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I'm a Highschooler from the West. Like very West.

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69
Hey everyone, I'm a high school grad from Roseburg, Oregon, and I will be attending Berklee College of Music in late January. I was wondering if, between now and then, should I offer private lessons to beginners? I know I'm not a professional, but should I do it to get them started better than you can get started in the public school system? I think it could be benificial to them, but I don't know how much to charge.
Any advice from anyone is greatly appreciated.
Thank you all =],
Aubrianna
 

Rogerb

Member
Messages
764
Hi Aubrianna
There is, IMO, nothing like teaching for making you realise how little you know about most things..... I thought I was competent at computer programming, until I started teaching it! You get good at saying"I am not sure, but I will find out and get back to you!" :)
But it should benefit both you and your 'pupils' ....so I'd not charge too much at this stage....but I don't know what a 'reasonable fee' would be, sorry!
Good luck
 

Gandalfe

Member
Messages
107
I give two lessons a year as part of a charity drive auction. So the winning bidder is usually a late bloomer (adult) coming back to music performance. I inspect the instrument, provide all the tips I wish I'd had when I returned to music, and then recommend one of my fav teachers based on the student's fav music genre.

I usually find leaking pads, terrible mouthpieces, and bent stuff. If I can't fix it I have a battery of techs ranging from expensive/pro to inexpensive/college teacher who can fix anything. I have been known to let one of my 50 some mouthpieces go to a good home too. :)

Sometimes I recommend one of the bands I play with if the student is ready for it. Other times I let them sit in with a band so that they can start networking. As the others have mentioned I usually learn as much as my students. And my fav charity gets $60 to $80 to boot.
 
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TomMapfumo

Well-Known Member
Messages
5,219
Hi There!

Welcome to the Cafe Saxophone. My understanding of the word "professional" is that it is someone who gets paid for what they do, irrespective of whether they have a narrowly specified qualification. It means, for example that my daughter receives payment for baby - sitting, though does not have a formal qualificatio in child care or nursery education. In the same way lots of people with variously acquired skills charge fees for services offered. Most music teachers that I know do not have a formal qualification in teaching how to play a musical instrument, though the majority of them have achieved a certain standard in the instruments that they play, which is often certificated.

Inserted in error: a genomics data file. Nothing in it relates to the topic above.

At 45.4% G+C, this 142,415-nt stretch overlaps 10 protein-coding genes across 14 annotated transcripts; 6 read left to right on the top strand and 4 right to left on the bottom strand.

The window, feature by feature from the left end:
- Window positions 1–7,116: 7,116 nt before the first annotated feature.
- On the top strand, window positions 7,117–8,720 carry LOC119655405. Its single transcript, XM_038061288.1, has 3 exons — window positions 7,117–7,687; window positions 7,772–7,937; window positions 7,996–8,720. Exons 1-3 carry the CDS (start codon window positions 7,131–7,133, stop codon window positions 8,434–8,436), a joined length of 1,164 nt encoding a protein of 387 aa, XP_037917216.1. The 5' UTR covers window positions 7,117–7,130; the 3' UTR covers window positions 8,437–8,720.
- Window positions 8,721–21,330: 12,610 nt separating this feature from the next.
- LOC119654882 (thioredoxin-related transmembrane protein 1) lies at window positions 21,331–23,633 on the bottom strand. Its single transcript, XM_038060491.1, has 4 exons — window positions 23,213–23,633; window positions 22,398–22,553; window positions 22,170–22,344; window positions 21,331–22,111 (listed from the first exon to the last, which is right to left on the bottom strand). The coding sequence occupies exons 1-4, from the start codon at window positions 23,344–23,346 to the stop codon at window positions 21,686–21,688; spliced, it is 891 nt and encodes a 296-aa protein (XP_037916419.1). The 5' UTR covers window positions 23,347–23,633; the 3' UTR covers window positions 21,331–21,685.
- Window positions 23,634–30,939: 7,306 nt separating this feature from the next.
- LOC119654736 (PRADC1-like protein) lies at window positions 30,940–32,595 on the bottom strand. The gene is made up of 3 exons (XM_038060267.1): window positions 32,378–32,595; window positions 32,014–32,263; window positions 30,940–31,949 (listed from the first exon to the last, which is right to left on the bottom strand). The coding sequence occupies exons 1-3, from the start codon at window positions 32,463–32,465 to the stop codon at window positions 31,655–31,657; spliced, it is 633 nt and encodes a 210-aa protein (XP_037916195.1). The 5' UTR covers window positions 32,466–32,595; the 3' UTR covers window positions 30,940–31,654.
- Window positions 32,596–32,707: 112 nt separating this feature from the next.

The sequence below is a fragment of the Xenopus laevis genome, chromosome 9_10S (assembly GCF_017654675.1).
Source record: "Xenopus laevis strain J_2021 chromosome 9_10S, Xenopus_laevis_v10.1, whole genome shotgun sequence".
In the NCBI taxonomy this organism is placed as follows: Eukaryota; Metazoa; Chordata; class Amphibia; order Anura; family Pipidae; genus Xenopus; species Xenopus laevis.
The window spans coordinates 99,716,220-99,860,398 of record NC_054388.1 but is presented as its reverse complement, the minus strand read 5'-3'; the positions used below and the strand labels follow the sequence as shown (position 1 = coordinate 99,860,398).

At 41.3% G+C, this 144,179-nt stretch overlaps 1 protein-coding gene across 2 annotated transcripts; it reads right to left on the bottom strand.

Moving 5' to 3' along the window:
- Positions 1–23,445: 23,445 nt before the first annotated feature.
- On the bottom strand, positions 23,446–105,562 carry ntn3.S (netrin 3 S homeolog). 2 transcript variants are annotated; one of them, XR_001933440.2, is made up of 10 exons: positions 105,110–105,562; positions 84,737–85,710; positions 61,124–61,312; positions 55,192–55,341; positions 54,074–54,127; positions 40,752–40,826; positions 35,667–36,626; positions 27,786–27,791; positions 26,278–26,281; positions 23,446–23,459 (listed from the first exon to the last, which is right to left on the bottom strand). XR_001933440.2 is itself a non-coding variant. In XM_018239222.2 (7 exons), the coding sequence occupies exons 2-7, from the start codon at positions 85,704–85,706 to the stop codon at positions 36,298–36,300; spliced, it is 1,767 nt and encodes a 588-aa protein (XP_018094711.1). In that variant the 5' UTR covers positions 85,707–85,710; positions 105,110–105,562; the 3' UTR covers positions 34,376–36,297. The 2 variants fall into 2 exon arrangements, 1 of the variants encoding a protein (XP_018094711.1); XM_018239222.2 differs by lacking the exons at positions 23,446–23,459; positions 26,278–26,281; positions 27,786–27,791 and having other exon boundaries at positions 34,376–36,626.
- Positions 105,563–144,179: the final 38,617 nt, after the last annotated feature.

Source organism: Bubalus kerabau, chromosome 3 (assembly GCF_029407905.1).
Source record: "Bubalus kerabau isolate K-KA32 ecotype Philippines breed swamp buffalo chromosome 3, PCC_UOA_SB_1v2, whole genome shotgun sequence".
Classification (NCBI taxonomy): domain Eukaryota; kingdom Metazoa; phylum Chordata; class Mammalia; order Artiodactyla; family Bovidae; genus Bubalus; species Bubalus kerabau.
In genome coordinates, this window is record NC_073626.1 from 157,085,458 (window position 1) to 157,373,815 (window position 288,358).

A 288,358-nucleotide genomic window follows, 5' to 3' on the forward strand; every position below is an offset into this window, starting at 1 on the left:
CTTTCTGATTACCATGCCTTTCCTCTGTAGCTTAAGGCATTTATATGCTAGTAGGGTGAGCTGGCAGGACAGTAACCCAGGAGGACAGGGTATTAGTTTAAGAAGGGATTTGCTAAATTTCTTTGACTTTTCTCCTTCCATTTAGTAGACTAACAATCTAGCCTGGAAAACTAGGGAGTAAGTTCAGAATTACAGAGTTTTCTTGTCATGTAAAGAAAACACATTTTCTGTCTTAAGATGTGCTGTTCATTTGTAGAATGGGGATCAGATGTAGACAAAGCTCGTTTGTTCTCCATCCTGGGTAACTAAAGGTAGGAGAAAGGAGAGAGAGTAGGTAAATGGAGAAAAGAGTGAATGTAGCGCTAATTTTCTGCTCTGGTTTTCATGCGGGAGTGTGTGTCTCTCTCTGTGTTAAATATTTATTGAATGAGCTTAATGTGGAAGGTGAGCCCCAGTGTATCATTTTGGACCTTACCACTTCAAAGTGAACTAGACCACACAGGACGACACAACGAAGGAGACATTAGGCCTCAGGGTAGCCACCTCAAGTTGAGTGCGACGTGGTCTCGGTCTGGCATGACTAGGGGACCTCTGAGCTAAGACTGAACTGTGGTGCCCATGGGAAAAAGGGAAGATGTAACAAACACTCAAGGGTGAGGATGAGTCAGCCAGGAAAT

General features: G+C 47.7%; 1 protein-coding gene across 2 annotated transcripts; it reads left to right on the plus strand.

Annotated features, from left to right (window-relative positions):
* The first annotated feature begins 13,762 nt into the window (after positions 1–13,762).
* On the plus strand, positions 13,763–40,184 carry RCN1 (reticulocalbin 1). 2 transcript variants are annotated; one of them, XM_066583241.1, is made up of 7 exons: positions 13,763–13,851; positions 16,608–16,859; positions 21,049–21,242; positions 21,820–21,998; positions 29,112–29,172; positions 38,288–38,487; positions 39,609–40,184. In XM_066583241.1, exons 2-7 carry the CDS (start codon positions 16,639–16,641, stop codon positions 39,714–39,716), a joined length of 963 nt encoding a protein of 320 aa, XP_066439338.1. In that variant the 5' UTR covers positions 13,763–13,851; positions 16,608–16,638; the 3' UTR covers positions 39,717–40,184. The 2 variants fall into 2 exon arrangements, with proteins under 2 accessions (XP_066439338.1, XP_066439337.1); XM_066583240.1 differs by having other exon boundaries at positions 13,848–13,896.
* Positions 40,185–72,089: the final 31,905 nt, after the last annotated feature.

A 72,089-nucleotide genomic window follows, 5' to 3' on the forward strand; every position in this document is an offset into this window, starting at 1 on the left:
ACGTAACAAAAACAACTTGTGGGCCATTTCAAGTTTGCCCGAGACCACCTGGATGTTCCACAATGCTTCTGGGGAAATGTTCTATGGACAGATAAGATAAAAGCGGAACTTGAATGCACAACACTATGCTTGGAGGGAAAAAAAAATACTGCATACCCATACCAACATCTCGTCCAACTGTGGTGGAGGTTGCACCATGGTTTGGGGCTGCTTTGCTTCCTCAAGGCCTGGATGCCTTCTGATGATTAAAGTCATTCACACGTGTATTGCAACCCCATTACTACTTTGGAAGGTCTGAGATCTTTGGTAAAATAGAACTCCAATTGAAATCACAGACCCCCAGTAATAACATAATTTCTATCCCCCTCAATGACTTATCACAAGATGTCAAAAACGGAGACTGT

Given this I think it would be fine to advertise your services and provide some idea of any training, experience and any certification that you might possess. I will always be prepared to receive paid lessons from someone that I respect, like, get on with, and can learn from - whether that is because of their experience, training or qualification, or any combination.

Hope this helps.
Kind regards
Tom
 
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O.C.V.

Member
Messages
113
Hi, Aubrianna,
How lucky you are to be living in Oregon. I have memories of happy times there visiting my daughter who lives in Corvallis.
Definitely go for the teaching, it can be so rewarding. Many years ago I was teaching science in a high school and mentioned to the principal that I had played cornet when a teenager. He persuaded me to start teaching some of the children, gave me a budget to buy some instruments etc. I hadn't played for so long that I went to the local brass band to ask if I could sit in and that was the start of 40 happy years in music of all sorts. Moved onto sax when I retired and loving it. I have gained so much good advice from this site, there is always someone ready and able to help with any problems you may have.
Best wishes
O.C.V.
 

TomMapfumo

Well-Known Member
Messages
5,219
You did also mention what fee you should charge. It would be a good idea to know what others charge in your neighbourhood and offer an appropriate range. In my neck of the woods £30 per hour is the common fee for someone who has, say, done a music degree and also plays professionally. Where people have either less training (in UK we have a 1 - 8 grading system where Grade 8 qualifies you to go on to university/college to study further) or are perhaps professional musicians without specific qualifications, the fees will be nearer £20 per hour. This does include students doing a music degree who would like to broaden their experience and earn some money.

So 2/3 of a full fee is common here in UK
Kind regards
Tom
 
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